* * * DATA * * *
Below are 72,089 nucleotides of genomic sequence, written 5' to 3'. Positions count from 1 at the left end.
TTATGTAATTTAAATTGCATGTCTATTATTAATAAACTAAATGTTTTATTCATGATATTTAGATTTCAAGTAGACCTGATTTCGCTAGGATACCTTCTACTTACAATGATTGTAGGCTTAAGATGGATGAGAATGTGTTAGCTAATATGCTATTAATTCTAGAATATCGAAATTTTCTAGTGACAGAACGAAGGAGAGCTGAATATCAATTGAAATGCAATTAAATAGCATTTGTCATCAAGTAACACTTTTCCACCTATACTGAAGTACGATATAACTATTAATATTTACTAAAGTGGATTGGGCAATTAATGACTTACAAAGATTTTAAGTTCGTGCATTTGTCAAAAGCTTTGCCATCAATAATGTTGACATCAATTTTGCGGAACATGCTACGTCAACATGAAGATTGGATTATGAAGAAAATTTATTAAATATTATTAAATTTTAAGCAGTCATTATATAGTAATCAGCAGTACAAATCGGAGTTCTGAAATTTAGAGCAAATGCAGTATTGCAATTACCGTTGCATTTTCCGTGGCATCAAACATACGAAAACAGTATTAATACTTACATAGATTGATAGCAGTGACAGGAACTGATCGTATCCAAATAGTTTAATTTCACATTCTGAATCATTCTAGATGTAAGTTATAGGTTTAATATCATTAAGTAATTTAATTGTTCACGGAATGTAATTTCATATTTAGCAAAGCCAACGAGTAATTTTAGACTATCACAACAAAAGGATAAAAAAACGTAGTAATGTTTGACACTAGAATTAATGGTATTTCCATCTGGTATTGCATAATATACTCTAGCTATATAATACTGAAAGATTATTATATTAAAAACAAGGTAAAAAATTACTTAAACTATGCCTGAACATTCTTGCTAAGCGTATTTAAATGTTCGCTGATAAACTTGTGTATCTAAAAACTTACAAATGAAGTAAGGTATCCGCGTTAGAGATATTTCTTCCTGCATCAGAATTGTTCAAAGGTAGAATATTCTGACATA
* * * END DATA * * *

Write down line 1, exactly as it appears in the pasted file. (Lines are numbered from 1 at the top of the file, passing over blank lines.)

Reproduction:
Below are 72,089 nucleotides of genomic sequence, written 5' to 3'. Positions count from 1 at the left end.